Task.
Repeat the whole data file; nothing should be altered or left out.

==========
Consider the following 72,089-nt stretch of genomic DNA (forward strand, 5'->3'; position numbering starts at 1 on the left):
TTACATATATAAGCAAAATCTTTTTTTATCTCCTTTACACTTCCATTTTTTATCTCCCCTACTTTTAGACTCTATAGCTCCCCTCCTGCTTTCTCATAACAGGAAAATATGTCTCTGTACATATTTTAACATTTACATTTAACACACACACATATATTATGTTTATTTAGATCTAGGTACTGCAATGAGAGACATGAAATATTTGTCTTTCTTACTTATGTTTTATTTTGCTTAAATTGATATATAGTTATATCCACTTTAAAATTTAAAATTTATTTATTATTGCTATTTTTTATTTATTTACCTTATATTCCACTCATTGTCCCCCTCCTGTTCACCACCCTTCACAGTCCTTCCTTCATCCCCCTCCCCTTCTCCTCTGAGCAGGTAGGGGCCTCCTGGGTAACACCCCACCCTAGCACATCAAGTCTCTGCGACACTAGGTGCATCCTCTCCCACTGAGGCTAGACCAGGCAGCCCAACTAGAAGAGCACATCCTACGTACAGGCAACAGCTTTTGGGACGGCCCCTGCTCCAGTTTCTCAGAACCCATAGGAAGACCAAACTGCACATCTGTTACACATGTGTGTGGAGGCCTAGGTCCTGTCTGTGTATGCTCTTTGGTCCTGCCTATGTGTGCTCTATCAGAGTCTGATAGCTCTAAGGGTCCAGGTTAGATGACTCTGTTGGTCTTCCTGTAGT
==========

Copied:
Consider the following 72,089-nt stretch of genomic DNA (forward strand, 5'->3'; position numbering starts at 1 on the left):
TTACATATATAAGCAAAATCTTTTTTTATCTCCTTTACACTTCCATTTTTTATCTCCCCTACTTTTAGACTCTATAGCTCCCCTCCTGCTTTCTCATAACAGGAAAATATGTCTCTGTACATATTTTAACATTTACATTTAACACACACACATATATTATGTTTATTTAGATCTAGGTACTGCAATGAGAGACATGAAATATTTGTCTTTCTTACTTATGTTTTATTTTGCTTAAATTGATATATAGTTATATCCACTTTAAAATTTAAAATTTATTTATTATTGCTATTTTTTATTTATTTACCTTATATTCCACTCATTGTCCCCCTCCTGTTCACCACCCTTCACAGTCCTTCCTTCATCCCCCTCCCCTTCTCCTCTGAGCAGGTAGGGGCCTCCTGGGTAACACCCCACCCTAGCACATCAAGTCTCTGCGACACTAGGTGCATCCTCTCCCACTGAGGCTAGACCAGGCAGCCCAACTAGAAGAGCACATCCTACGTACAGGCAACAGCTTTTGGGACGGCCCCTGCTCCAGTTTCTCAGAACCCATAGGAAGACCAAACTGCACATCTGTTACACATGTGTGTGGAGGCCTAGGTCCTGTCTGTGTATGCTCTTTGGTCCTGCCTATGTGTGCTCTATCAGAGTCTGATAGCTCTAAGGGTCCAGGTTAGATGACTCTGTTGGTCTTCCTGTAGT